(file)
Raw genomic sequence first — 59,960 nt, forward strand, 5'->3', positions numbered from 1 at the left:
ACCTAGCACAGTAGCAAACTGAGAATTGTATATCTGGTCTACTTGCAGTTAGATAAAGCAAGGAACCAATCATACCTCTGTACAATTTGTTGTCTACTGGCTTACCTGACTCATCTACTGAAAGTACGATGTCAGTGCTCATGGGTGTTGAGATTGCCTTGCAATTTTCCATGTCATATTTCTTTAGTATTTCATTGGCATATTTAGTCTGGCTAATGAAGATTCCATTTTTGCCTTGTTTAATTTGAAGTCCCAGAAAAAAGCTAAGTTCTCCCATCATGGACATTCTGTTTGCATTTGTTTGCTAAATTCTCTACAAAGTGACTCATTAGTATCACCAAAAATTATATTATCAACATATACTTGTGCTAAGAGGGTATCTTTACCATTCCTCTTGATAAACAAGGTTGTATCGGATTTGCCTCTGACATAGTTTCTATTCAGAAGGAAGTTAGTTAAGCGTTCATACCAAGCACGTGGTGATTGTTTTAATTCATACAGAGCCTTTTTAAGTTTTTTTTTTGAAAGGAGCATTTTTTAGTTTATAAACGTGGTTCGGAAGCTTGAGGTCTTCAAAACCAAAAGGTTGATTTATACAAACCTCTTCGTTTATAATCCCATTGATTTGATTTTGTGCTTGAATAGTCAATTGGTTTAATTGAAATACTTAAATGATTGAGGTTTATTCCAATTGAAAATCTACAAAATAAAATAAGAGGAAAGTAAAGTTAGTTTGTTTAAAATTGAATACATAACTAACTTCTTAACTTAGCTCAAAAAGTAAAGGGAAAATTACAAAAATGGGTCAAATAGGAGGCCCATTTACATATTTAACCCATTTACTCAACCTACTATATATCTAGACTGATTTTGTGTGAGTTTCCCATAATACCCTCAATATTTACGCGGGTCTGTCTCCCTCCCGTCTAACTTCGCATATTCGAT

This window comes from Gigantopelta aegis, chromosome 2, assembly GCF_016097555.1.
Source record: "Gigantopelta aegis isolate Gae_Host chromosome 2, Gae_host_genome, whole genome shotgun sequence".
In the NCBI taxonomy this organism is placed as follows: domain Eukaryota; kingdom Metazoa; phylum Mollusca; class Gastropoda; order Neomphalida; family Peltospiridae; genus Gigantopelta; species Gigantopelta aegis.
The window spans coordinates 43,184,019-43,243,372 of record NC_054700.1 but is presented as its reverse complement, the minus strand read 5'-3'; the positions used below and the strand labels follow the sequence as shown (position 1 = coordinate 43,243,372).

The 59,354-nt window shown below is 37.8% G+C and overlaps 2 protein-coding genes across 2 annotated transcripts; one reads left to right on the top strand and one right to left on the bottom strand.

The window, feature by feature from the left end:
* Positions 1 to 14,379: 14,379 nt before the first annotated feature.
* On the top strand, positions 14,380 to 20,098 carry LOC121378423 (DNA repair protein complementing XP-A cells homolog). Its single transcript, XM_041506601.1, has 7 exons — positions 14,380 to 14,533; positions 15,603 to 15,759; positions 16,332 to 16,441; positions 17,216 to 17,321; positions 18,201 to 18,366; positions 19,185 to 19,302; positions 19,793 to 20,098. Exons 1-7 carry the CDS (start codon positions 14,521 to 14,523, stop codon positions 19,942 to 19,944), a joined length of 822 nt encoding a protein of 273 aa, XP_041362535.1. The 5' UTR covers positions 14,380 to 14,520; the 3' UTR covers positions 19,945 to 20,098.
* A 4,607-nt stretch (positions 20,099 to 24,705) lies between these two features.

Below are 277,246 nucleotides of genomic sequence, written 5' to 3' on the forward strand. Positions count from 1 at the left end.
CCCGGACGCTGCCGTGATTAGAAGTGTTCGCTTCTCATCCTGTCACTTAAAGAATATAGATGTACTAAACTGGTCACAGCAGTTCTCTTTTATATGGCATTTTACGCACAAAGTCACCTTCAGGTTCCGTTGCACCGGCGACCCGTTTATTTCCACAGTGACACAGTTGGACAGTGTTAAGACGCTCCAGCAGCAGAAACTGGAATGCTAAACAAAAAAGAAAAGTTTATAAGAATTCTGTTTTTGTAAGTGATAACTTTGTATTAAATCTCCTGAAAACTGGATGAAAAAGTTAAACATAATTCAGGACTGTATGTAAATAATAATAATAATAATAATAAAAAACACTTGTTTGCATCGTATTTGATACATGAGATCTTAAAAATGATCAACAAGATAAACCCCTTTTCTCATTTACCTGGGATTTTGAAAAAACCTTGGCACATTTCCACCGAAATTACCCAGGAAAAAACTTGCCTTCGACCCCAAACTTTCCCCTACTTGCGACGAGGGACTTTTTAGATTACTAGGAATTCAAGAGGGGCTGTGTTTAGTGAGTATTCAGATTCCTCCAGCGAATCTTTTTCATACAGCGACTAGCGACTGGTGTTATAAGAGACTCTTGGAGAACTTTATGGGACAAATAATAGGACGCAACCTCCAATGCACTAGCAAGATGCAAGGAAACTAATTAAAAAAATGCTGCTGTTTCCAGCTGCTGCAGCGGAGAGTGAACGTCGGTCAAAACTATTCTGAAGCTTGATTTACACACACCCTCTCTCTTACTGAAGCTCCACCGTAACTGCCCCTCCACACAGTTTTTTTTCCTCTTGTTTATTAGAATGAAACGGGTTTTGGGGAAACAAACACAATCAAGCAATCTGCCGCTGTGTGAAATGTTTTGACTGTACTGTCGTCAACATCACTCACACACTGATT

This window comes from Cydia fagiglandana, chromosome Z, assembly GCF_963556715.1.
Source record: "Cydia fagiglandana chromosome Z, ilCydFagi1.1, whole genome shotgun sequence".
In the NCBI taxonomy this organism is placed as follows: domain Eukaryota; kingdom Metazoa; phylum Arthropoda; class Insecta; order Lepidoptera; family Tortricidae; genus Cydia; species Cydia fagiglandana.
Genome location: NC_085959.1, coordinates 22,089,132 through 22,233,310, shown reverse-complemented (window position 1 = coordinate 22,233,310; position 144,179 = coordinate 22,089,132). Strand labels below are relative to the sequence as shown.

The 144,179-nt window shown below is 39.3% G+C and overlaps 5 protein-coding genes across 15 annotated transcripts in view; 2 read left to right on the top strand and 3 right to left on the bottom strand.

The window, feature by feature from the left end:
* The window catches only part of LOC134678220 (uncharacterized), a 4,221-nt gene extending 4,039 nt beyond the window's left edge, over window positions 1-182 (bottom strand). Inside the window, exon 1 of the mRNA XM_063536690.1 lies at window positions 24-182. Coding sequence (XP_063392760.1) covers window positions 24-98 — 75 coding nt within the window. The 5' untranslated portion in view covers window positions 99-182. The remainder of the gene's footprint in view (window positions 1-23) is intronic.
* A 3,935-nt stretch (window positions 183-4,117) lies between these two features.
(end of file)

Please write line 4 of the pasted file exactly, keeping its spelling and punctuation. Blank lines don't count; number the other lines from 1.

Source record: "Gigantopelta aegis isolate Gae_Host chromosome 2, Gae_host_genome, whole genome shotgun sequence".